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Discuss Boost.Geometry (Generic Geometry Library) - https://github.com/boostorg/geometry

- Sep 19 23:03awulkiew review_requested #620
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- Sep 18 12:42rominf starred boostorg/geometry

@vissarion Thanks for pointing that out, my response was incomplete there. The O(n) estimate given, was based on the assumptions that,

a) if I don't end up implementing an incremental algorithm that does this better, I would go with some additonal Delaunay triangulation vertex deletion algorithm with an expected runtime that is some function of the degree of the deleted vertex, and

b) that this degree would be much smaller than n. And O(n) would be the time complexity of deleting the vertex from a vector.

a) if I don't end up implementing an incremental algorithm that does this better, I would go with some additonal Delaunay triangulation vertex deletion algorithm with an expected runtime that is some function of the degree of the deleted vertex, and

b) that this degree would be much smaller than n. And O(n) would be the time complexity of deleting the vertex from a vector.

hello, I am a GSoC 2019 student working on `boost::astronomy`

.

I am integrating the astronomical coordinate system with `boost::units`

currently coordinate system uses boost.geometry as the underlying framework and uses `geometry::model::point`

to store the coordinate data. Underlying data is always converted in SI units first and then stored.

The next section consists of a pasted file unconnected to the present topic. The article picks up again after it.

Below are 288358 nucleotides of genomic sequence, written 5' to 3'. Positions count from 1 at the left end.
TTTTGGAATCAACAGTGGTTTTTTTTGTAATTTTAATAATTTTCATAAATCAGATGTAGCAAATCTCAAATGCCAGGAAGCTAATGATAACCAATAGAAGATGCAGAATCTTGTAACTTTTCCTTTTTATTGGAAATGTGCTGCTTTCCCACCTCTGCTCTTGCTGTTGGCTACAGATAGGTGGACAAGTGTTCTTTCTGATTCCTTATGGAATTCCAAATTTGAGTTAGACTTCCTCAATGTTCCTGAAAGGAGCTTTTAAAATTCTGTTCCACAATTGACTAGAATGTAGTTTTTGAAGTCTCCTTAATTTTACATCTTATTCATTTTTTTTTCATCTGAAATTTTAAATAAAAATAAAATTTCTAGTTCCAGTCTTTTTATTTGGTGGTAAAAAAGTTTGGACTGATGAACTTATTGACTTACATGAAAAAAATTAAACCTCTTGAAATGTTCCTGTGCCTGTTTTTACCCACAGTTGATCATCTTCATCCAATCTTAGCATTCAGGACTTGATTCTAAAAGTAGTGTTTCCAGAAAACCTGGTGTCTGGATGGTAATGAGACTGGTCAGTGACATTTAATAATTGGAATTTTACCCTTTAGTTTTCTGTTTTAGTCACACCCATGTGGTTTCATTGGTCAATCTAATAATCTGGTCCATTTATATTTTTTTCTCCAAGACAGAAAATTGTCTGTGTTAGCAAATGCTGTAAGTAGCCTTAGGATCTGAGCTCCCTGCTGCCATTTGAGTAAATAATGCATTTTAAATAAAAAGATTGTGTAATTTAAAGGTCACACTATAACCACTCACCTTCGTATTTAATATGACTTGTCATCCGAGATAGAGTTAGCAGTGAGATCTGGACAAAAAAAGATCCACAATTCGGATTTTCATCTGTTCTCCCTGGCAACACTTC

I am facing some confusion and would like to get some suggestions.

suppose two coordinates are stored `(100cm, 200cm, 300cm)`

and `(400cm 500cm, 600cm)`

. expected cross product result would be `(-30000cm, 60000cm, -30000cm)`

.

But as I mentioned earlier all the coordinates are stored in SI units so actual points inside the class would be `(1m, 2m, 3m)`

and `(4m, 5m, 6m)`

and cross product of it would be `(-3m, 6m, -3m)`

and converting it back to `cm`

while returning because user originally stored it in `cm`

will result in `(-300cm, 600cm, -300cm)`

Please correct me where I am wrong and what is the correct answer.

Conceptually, you’re multiplying two vectors together to get a third, with a direction perpendicular to the first two and a magnitude of the product of the two vectors times the sine of the angle between them. Angles are dimensionless, but when you multiply lengths you get areas.

For Euclidean geometry, anyways.

Hi, quick question, this is unrelated to GSoC, but since the 1.71 deadline is approaching, I'd be very thankful if anybody could take a look at #584 (Pull Request). We use it in our codebase it is a slight implementation change for the matrix_transformer strategy that allows it to work for arbitrary dimensions (rather than just 3 to 3, 3 to 2, 2 to 2) and allows composing of transformers across dimensions. A test case is included.

@awulkiew can you suggest how I would add support for these types and bg::intersection? (e.g. 1. implement circularstring, compoundcurve and curvepolygon concepts 2. implement bg::models for them 3...n ??? -> what else to implement to be able to use bg::intersection for them? Also, I guess calculation operations with circularstring etc. requires a parameter for how many points to approximate the arc?)

to be clear: As a first step, I would appreciate the minimum work required to make bg::intersection work for these types/concepts.

(e.g. I have already implemented a circularstring concept locally, but, as it consists of three points, it does (only) work for converting to WKB, where these three points are the only thing required.)

@meastp Separate models for them are the most straightforward solution indeed. Besides of that:

You have to implement all strategies that are used in intersection, strategies calculating:

- intersection of 2 segments
- whether a point is inside polygon
- on which side of a segment a point lies
- area
- envelope and expand for circular segments
- checking if box disjoints circular segment
- possibly some other ones...

Many strategies would stay the same, e.g. regarding point/point and box/box operations.